According to Nutritionist and Health Educator Melissa Diane Smith, “85% of her PCOS clients test positive for sensitivity to gluten. When these women remove gluten from their diets, they often see a marked improvement in their PCOS symptoms.”

The May/June edition of the Journal of Reproductive Health in 2011 reported a prevalence of silent CD (undiagnosed CD) in female infertility in Middle East and European studies.

An American study of 188 infertile women showed a 5.9% increase of silent undiagnosed CD. Many who also suffered from IBS (Irritable Bowel Syndrome) were found to have CD.

Dr. David Perlmutter, MD, writes that 5-10% of women 18-44 years of age have PCOS. He tracks links in his patients with PCOS to high blood sugar and diabetes. He cites the role of insulin is intrinsically linked to PCOS.

How do you know if you have PCOS?

Some of the symptoms of PCOS are:

  • Irregular or no periods
  • Heavy periods
  • Acne
  • Increased facial hair
  • Ovarian cysts
  • Metabolic issues related to insulin sensitivity and blood sugar regulation

Have some ideas popped off the page for you?

Are you seeing yourself or someone you know?

Increasingly, we have to be our own patient advocates. Doctors moan when their “internet-trained” patients slam them with all sorts of “internet-acquired diagnoses,” but you can ask to have certain issues looked at … especially if they have not been able to find any help for you.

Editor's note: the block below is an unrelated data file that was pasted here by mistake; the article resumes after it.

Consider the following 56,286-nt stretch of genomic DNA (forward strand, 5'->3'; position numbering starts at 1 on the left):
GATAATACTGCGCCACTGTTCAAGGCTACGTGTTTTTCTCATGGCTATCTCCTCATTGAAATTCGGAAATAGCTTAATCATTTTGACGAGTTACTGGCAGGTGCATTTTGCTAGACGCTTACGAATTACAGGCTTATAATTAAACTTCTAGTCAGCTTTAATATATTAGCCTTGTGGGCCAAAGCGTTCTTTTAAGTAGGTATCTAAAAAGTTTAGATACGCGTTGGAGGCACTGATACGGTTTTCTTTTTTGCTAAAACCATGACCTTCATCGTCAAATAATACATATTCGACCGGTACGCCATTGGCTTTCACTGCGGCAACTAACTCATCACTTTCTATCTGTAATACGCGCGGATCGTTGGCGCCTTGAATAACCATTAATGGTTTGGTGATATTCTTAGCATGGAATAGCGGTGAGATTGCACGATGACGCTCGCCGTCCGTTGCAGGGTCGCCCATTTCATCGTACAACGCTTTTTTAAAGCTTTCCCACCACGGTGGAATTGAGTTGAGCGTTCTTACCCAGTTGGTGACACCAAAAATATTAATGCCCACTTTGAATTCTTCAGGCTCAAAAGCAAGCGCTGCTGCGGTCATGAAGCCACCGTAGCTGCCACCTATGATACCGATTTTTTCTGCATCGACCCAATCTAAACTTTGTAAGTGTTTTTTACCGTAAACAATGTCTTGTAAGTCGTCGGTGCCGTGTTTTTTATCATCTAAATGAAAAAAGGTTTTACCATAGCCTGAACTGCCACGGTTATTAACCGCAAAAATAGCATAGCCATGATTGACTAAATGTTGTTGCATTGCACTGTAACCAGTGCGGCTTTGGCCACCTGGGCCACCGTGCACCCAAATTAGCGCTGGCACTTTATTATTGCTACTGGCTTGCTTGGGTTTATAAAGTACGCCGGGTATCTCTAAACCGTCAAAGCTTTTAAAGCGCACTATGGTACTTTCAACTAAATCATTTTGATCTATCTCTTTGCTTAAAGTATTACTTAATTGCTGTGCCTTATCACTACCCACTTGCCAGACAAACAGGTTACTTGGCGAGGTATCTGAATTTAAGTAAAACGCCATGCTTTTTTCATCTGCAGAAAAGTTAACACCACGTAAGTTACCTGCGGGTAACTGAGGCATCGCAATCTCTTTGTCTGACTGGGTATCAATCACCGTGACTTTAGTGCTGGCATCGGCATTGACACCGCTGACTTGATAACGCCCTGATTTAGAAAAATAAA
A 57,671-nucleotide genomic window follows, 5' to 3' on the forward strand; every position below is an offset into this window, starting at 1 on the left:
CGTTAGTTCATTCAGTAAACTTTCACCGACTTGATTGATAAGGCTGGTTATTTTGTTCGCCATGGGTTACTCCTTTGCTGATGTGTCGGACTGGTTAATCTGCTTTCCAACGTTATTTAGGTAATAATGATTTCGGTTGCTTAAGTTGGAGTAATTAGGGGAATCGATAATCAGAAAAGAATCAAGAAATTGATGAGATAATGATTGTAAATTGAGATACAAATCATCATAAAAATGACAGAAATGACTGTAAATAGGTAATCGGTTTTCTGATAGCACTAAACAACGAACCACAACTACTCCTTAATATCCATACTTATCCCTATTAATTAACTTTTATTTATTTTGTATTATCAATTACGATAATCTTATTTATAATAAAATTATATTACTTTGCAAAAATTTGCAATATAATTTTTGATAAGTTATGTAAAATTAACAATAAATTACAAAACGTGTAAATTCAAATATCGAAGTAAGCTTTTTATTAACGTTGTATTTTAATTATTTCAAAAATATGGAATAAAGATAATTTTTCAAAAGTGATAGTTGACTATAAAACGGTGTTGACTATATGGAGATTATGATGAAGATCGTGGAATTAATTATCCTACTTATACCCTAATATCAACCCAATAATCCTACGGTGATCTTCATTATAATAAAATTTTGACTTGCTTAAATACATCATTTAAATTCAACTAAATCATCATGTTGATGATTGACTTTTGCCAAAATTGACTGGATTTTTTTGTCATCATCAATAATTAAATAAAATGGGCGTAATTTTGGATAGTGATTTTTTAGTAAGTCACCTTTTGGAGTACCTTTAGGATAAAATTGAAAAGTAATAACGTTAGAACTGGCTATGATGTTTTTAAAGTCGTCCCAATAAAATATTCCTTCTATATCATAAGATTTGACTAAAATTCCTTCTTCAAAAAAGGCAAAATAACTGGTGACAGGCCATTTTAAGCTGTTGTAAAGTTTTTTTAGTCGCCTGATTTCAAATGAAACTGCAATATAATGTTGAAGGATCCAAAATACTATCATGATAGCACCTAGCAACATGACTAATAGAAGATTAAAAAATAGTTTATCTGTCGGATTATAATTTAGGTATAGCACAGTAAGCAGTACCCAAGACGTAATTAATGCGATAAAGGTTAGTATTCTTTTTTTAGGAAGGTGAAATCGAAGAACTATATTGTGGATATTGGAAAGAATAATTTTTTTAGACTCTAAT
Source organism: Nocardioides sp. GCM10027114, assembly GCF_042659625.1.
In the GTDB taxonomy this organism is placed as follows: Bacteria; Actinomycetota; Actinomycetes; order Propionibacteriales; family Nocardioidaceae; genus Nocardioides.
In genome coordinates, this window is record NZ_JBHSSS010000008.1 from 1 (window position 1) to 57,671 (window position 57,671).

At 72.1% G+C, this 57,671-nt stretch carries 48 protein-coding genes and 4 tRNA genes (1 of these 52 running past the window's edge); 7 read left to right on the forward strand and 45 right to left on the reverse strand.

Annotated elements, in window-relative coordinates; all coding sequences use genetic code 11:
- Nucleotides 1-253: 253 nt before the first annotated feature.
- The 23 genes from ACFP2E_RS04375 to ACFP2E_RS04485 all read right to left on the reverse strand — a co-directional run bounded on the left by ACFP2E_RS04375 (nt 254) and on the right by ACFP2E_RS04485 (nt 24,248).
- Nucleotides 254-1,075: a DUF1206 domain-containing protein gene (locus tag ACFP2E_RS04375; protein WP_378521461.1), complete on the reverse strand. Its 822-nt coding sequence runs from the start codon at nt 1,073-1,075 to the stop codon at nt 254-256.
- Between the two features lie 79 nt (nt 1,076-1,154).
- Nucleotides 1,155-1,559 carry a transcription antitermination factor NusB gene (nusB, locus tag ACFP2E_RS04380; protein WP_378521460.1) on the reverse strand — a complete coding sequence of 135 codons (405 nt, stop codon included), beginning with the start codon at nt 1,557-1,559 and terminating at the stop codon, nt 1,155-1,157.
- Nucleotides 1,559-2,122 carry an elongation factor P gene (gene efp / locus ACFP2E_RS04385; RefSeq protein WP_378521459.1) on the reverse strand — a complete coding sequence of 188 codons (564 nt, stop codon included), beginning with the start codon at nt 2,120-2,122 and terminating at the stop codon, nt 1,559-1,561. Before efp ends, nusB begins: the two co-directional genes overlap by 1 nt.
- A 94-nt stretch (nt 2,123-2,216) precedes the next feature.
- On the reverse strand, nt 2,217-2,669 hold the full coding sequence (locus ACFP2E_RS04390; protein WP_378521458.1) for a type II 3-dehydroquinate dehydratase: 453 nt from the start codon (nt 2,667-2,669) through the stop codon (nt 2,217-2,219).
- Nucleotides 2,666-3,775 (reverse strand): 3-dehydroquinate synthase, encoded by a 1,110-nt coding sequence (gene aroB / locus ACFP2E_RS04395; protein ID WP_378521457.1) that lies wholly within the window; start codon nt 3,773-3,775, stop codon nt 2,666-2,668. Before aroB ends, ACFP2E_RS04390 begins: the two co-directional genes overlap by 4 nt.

You can ask for blood tests associated with Celiac Disease, or any level of gluten or wheat sensitivity. If blood tests for CD are positive, a biopsy of the small intestine may be offered to check for damage. You have to be actively consuming gluten for the blood tests to be valid.

Don’t want blood tests? Simply eliminate all forms of gluten for three months. Celiac.org has sample 7-day gluten free meal plans for adults and for kids on their website that will give you a start. My book, Toolkit for Wellness, will show you ways to not only avoid gluten, but other foods as well that create an inflammatory response within our bodies.

Gluten sensitivities are serious things that contribute to very real illness, disease, and general un-wellness. One doesn’t simply “cut back” on gluten. It’s all or none. A single gluten infraction can sometimes take those who are extremely sensitive as long as three months to get over!

This is serious business.

It’s our choice.

In good health –

Deidre

 

 

 

 

Disclaimer: The information being discussed in these blogs is NOT intended to replace a relationship with a qualified health care professional. Foodtalk4you blogs endeavor to empower people through the exploration of publicly available resources of information about human anatomy and physiology, and how different foods affect the human body. Readers should seek the advice of their qualified health care providers with any questions about their medical conditions or health status before attempting any dietary, exercise, or lifestyle changes.